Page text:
The Mundane Economics of the Austrian School
Metadata[+] Show full item record
The Austrian School of economics -- the causal-realist, marginalist, subjectivist tradition established by Carl Menger in 1871 -- has experienced a remarkable renaissance over the last five decades. It is not always clear, however, exactly what distinguishes the Austrian School from other traditions, schools of thought, approaches, or movements within economics and its sister disciplines. This paper argues that Austrian economics, while part of a broader tradition emphasizing the coordination of the market order, is nonetheless a distinct kind of economic analysis, and that its essence is not subjectivism, the market process, or spontaneous order, but what I call “mundane economics” -- price theory, capital theory, monetary theory, business-cycle theory, and the theory of interventionism. Call this the “hard core” of Austrian economics. I argue that this hard core is (1) distinct, and not merely a verbal rendition of mid-twentieth-century neoclassical economics; (2) the unique foundation for applied Austrian analysis (political economy, social theory, business administration, and the like); and (3) a living, evolving body of knowledge, rooted in classic contributions of the past but not bound by them. Most Austrian economists from Menger to Rothbard devoted their energies to developing and communicating the principles of mundane economics, not because they failed to grasp the importance of time, uncertainty, knowledge, expectations, institutions, and market processes, but because they regarded these issues as subordinate to the main task of economic science, namely the construction of a more satisfactory theory of value, production, exchange, price, money, capital, and intervention.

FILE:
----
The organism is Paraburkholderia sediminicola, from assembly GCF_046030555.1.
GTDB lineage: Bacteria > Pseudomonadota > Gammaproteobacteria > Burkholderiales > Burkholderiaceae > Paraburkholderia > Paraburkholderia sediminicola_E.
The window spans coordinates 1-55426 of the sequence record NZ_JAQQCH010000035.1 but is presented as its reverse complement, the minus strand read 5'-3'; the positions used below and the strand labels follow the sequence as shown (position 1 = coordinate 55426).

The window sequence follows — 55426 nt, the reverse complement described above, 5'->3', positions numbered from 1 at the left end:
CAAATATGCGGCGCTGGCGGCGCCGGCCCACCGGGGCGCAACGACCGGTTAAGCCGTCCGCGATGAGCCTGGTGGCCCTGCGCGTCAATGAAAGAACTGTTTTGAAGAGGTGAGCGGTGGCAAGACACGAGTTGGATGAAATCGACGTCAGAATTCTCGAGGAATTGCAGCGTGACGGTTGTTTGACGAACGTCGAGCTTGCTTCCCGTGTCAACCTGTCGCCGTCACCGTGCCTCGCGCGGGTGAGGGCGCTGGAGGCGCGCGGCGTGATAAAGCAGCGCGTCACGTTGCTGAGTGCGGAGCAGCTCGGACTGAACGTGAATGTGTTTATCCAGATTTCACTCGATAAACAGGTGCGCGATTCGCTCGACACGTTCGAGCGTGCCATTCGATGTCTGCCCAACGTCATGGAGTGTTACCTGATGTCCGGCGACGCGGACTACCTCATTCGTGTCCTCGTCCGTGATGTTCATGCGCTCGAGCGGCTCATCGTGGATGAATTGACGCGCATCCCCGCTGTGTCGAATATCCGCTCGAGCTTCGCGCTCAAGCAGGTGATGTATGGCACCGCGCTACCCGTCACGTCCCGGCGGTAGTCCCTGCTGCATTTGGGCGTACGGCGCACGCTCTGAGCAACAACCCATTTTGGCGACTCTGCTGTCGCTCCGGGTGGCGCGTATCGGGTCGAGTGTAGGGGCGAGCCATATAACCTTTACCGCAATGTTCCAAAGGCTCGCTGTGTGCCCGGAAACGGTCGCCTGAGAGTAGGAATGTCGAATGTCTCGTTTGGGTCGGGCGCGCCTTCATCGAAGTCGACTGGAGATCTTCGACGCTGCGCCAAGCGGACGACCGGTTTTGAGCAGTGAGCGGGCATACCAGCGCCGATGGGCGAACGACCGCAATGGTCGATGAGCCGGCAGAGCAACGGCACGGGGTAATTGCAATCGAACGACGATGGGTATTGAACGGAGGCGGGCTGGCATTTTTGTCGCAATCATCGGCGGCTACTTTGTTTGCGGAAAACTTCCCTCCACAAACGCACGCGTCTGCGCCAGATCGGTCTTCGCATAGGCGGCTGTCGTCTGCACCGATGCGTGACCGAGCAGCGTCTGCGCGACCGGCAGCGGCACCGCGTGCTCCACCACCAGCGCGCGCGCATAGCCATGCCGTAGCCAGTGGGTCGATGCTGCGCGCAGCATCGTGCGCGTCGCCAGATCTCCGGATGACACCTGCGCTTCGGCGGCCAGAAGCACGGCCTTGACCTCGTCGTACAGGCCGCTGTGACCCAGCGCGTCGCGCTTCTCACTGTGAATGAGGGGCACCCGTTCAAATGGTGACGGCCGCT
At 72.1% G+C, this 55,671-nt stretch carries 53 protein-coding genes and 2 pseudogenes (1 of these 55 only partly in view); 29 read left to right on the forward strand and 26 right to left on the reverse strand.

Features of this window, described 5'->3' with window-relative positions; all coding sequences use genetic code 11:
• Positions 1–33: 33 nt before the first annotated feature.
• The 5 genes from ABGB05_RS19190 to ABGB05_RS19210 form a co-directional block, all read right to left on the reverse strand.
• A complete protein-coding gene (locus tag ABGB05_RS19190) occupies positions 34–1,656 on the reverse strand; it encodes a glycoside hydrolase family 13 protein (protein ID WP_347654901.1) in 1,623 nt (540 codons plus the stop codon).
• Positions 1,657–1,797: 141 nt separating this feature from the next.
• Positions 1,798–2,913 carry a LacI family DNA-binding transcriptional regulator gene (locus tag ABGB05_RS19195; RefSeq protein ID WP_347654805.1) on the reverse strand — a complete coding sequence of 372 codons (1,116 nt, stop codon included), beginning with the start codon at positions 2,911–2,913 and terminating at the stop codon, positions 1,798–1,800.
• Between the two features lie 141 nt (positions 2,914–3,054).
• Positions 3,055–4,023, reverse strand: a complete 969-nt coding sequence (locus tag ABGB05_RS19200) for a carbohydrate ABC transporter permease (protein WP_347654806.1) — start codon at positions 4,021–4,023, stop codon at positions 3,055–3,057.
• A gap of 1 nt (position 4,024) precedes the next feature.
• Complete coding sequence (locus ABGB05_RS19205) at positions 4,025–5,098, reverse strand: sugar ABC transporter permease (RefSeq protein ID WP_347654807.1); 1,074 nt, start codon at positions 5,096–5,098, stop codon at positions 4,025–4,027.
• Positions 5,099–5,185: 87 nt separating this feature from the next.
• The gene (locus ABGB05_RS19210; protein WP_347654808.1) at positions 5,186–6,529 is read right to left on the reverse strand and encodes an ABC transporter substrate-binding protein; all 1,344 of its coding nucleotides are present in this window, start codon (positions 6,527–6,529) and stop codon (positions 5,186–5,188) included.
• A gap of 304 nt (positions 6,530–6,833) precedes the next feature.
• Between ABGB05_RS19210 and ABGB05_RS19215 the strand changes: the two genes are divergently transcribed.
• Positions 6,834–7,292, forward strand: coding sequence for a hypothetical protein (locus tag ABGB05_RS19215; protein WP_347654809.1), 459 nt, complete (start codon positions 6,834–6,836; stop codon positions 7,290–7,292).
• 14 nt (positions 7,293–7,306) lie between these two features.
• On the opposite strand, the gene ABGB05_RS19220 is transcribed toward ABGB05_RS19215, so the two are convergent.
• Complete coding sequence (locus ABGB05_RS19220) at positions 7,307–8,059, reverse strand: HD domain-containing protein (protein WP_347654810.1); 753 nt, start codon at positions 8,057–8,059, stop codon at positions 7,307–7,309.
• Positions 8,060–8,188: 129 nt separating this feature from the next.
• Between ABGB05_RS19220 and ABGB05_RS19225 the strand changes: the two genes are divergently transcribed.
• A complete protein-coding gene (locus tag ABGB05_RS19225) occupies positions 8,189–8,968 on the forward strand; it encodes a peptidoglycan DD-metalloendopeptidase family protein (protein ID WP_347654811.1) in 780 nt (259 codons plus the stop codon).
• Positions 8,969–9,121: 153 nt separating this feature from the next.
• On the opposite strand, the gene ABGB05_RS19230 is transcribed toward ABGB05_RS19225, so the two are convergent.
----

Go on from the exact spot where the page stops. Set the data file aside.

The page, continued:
Quarterly Journal of Austrian Economics, 11, 3-4, 2008.